Marx's grand ambitions and his internecine struggles are not separable from one another, either, but are thoroughly intertwined. The notion that modernity is a "social Hell" was originally suggested by Charles Fourier and his protégé Victor Considérant, and had already been developed in the works of Pierre-Joseph Proudhon into a metaphorical history of humanity's descent into and escape from the underworld. The moral categories that structure Dante's Hell — incontinence, force, fraud, and treachery — were common terms in the moral discourse of early socialism. Indeed, much of early socialism, as it emerged from Christian and civic republican discourses, consisted in the application of these moral categories to the social question, and this was a crucial point of contention between Marx and his more moralistic predecessors and contemporaries. Marx's distinctiveness comes to the fore in that his opponents want either to avoid political economy, or else, like Proudhon, to remain within it. Only Marx, following Dante, sees the necessity of going through political economy in order to get beyond it. And, as in the case of Dante's pilgrim, this transit is transformative. But Marx's journey, unlike Dante's, is supposed to de-personalize and de-moralize. Marx recapitulates Dante's descent through incontinence, force, fraud, and treachery in order to show that it is capital, as a system of all-around domination, that is responsible for these evils, not the individuals dominated by capital.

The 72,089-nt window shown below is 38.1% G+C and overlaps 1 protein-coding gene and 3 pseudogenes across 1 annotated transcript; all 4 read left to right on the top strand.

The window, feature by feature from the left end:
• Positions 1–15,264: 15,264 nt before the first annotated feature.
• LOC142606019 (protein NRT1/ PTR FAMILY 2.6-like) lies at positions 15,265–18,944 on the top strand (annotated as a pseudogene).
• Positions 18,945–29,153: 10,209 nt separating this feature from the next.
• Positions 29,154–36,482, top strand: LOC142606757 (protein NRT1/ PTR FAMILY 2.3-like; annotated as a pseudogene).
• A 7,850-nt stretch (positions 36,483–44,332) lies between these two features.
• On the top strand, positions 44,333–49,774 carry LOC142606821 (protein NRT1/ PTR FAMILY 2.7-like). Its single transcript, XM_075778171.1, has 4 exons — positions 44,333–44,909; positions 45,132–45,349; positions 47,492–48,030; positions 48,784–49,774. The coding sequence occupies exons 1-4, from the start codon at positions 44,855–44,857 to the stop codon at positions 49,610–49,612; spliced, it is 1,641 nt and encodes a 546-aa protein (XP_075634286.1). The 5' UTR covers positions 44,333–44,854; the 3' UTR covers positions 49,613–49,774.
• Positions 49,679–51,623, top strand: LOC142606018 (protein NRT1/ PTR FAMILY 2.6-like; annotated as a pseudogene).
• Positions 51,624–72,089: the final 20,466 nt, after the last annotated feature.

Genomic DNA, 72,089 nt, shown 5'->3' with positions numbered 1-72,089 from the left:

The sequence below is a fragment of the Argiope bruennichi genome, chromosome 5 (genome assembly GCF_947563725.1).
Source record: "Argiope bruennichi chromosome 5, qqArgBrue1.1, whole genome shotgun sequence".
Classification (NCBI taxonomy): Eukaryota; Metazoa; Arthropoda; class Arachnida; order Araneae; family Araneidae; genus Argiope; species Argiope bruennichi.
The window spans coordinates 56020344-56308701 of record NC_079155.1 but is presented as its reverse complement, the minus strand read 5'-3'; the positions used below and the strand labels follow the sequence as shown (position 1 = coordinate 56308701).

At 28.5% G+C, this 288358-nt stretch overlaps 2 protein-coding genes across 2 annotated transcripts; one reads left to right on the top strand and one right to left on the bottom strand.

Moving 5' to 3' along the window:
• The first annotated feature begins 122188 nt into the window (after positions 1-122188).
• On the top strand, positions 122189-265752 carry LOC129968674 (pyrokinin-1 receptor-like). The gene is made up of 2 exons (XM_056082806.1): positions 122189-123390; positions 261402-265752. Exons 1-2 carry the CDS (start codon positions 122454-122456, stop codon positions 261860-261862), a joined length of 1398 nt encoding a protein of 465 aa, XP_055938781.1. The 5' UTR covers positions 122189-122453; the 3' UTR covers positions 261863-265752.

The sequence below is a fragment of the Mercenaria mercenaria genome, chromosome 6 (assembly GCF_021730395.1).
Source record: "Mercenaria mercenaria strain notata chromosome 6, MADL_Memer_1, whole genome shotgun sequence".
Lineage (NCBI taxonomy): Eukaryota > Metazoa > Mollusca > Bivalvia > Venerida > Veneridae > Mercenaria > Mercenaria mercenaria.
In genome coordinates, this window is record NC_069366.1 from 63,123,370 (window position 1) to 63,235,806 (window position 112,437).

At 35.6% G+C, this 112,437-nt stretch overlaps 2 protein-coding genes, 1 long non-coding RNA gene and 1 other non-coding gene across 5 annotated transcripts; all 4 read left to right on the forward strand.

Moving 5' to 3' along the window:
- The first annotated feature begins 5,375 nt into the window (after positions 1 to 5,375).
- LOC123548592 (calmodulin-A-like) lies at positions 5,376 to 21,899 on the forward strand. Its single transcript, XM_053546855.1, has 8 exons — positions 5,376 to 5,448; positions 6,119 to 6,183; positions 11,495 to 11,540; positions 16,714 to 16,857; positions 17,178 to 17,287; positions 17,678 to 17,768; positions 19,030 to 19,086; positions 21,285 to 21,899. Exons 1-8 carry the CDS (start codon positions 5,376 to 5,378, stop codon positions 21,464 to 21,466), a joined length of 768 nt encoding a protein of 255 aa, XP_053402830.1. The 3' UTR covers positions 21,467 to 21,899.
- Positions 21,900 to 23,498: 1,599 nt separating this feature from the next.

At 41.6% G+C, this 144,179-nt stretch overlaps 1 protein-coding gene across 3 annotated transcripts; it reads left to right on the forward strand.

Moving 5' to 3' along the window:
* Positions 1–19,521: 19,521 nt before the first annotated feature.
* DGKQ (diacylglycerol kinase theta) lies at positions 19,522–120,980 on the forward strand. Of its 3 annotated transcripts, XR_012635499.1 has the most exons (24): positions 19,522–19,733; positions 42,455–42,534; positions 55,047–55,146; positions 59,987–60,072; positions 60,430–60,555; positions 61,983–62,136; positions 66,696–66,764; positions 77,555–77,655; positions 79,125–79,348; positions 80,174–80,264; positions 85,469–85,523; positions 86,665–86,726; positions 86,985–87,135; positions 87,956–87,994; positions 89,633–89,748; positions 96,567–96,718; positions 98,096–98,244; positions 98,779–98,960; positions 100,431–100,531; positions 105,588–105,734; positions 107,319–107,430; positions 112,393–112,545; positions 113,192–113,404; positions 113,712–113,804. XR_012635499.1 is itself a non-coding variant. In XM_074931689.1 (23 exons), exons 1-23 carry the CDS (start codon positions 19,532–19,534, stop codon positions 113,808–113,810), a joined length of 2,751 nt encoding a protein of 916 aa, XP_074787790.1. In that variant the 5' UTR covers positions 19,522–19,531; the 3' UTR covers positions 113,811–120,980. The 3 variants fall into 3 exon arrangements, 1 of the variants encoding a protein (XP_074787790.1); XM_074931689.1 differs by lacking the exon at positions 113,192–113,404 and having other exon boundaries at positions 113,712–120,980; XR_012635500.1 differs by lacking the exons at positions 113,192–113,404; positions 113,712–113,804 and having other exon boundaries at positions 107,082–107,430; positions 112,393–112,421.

Thus my book is only able to trace either of these two threads by tracing both. By considering together Marx's context and his designs, this study shows how Marx's fights with other socialist theorists in the early years of the IWMA were transmuted by him into Capital, and reveals the ambition of Capital to lay bare, for the first time, the inner workings of the capitalist mode of production and the political economy that analyzes it, as a Hell into which the proletariat must descend in order to free themselves and the world.